The Eagle: Symbol of courage, strength, and immortality; “the kind of the skies”; symbol of Rome; connected with Zeus, Odin and the God of the Jewish-Christian scriptures; in Gospel symbolism, the image of Jesus as God from the gospel written by John the Revelator.
A few months ago I did a commissioned work of art for someone in which an eagle-like bird was descending on a female figure drowning in abstract waters, reaching out its talons to grab her hand pushed just above the waves. At the time, I was using the eagle as a symbol of God. The image I drew from for the eagle was fascinating and I wanted to explore it further. Recently I finished the above sketch as a study for a potential mosaic I have in mind. It got me thinking of the eagle again, and the many and varied ways it could be connected with the divine. So, between sitting on a city bus for my commute and hanging out at a coffee shop soaking up some sun, I composed the following poem:
Divinity with Talons
Divinity with talons
Grace with bite
Among the clouds angelic
You bring pain to earth
Wings spread wide
Awe follows your flight
Vision piercing disguise
None can hide from you
Fierce and beautiful in One
You fly above all of us
Wild King of the Wild Blue
Dive into our flesh
From soil to stratified air
You lift up, up and away
Rending blood, skin and bone
Piercing hearts, minds, eyes
Your wings uphold all things
All love, all death, all life, all
Your aerie fouled with our mess
Earth taints Heaven, your home
Powerful, fast, truly free
Peerless majesty on the wing
Choosing the worst on purpose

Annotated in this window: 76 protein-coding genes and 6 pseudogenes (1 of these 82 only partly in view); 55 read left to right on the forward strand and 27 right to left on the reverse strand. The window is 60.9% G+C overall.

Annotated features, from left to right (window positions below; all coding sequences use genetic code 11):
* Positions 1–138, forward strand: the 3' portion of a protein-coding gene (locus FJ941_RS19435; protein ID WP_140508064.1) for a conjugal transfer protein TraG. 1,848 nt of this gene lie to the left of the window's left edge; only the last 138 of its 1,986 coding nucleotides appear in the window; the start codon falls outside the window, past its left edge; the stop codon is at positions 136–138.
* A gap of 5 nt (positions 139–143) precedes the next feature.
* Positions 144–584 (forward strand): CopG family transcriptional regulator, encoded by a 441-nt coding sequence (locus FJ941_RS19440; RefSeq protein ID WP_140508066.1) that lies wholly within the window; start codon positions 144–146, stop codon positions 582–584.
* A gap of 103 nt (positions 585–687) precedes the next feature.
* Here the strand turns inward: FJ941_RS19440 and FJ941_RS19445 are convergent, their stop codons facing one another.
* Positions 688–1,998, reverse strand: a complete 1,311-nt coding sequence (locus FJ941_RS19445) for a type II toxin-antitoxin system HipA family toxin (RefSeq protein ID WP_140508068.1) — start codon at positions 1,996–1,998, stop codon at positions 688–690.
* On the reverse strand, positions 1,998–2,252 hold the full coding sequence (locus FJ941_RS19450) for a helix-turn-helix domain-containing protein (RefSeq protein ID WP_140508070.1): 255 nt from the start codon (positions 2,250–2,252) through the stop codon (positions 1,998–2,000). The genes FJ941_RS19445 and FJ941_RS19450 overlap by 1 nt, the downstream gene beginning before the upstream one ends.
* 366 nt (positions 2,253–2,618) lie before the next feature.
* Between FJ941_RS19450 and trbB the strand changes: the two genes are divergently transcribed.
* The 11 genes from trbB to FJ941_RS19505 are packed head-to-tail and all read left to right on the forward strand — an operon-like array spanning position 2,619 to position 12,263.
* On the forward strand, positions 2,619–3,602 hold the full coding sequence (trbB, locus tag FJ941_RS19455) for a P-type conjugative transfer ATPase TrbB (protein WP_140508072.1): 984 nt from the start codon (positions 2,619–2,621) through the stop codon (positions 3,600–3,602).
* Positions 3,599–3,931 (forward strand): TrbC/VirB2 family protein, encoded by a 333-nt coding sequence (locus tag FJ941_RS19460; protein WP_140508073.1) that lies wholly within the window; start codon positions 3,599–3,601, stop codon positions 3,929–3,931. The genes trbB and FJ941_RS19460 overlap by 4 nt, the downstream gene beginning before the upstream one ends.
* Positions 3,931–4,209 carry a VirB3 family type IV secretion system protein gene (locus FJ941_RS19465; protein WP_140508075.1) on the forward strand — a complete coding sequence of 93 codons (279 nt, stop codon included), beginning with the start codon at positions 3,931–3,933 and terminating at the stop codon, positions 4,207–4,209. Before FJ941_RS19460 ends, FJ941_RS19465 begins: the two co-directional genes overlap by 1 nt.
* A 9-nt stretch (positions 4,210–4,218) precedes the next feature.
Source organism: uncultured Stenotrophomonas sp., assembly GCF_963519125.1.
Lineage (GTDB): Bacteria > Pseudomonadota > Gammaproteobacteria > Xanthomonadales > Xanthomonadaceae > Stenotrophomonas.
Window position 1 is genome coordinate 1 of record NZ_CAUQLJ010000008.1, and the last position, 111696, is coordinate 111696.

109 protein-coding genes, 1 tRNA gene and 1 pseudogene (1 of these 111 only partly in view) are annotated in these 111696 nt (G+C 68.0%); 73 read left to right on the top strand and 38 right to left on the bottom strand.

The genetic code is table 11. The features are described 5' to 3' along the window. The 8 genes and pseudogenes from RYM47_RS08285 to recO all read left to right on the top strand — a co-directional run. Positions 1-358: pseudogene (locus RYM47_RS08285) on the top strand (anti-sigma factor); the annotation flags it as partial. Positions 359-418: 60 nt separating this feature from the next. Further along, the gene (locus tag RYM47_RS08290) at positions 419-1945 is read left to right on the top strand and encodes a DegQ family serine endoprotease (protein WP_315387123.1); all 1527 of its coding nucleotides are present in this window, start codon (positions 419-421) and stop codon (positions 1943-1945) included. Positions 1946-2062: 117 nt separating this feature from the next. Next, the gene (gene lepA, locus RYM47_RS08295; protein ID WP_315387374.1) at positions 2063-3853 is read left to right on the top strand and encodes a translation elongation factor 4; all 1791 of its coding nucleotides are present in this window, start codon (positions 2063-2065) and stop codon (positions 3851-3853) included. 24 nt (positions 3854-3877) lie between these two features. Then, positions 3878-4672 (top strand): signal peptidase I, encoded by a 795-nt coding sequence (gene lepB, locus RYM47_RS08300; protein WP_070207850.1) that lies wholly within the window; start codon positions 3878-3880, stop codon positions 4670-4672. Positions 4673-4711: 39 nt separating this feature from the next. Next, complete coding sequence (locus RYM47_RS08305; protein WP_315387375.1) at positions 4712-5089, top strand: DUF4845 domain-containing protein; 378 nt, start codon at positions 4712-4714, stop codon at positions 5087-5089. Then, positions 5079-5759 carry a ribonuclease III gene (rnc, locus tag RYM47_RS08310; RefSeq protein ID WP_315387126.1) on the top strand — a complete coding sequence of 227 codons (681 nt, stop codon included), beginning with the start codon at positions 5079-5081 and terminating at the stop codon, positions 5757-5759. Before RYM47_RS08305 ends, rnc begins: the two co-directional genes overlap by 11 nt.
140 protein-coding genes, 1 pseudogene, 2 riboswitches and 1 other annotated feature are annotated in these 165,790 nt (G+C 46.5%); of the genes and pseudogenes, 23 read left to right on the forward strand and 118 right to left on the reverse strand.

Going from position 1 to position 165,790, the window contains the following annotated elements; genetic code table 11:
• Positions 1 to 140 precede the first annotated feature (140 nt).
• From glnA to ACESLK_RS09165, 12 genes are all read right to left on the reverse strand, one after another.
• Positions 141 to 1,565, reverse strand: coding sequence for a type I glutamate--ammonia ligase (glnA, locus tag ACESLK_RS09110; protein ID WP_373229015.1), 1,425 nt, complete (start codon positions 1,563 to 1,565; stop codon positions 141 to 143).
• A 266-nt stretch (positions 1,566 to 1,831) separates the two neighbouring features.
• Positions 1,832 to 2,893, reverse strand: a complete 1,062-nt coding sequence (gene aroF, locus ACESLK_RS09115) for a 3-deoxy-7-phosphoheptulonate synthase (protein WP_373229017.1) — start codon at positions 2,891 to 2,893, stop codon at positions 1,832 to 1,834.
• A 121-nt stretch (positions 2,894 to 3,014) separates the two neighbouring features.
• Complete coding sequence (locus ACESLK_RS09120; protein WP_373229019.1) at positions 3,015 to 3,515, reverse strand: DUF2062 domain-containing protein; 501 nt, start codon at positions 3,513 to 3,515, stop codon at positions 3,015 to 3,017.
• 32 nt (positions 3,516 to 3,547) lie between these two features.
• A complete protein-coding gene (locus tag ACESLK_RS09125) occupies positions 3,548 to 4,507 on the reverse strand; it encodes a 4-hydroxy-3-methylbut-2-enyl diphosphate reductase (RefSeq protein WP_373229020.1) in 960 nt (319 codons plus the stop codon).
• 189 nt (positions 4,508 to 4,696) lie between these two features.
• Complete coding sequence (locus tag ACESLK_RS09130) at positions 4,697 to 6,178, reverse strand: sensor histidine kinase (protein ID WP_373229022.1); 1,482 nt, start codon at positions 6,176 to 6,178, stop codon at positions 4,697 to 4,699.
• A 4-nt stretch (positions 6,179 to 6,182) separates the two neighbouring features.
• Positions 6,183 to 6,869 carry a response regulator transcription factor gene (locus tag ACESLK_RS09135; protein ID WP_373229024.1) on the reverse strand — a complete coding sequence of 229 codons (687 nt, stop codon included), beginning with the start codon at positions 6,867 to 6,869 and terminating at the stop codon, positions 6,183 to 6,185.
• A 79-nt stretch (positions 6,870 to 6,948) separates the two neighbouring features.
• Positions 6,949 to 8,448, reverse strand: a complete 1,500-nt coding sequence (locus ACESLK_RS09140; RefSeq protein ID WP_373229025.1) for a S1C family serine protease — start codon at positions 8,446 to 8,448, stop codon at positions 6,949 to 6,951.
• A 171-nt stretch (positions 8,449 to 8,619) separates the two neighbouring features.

Everything becoming nothing
Divinity with talons
Grace with bite
You take us along in flight
And take our breath away
Ronald Kok, April 27-28, 2018
It is said that imitation is the sincerest form of flattery. However, my latest artwork isn’t so much imitation as it is edification in the purest sense of the word. I took another artist’s work and built my own work on top of it, quite literally.
Over the last year I’ve stumbled upon a mosaic style that has resonated with me. Most of my mosaic creations have been done on what I call “Wal-Mart art” canvases; that is, I purchase an art print that I find at a second-hand store, something originally sold via a store like Wal-Mart or Ikea or Homesense, gesso over it and resuse it as the base for a new mosaic. The “original” print disappears and my new creation appears.
I had purchased an art print on a board at my local Value Village a few months ago. It was an interesting work of sunflowers in a vase:
I really liked the image on this print and had intended to somehow incorporate another artwork into it. However, it ended up setting around in my basement until some inspiration struck: Why not use the image as a template and build a mosaic over top? So that’s what I did.
In the process, I discovered that the artist of the original is Silvia Vassileva, a Bulgarian-born painter who has been incredibly prolific in her lifetime. I scrolled through literally thousands of art prints of hers on sale online, searching for these sunflowers. Finally, I just searched “Vassileva sunflowers” and got the image immediately. It is titled “Sunflowers in a Bronze Vase”. My title? I thought “Silvia’s Sunflowers” was appropriate, considering what I owe her in my edification of her work. If you want to see more of what Silvia Vassileva has done, check out her work on Art.com.
Below are images of the process the artwork went through to go from Siliva’s print to my mosaic: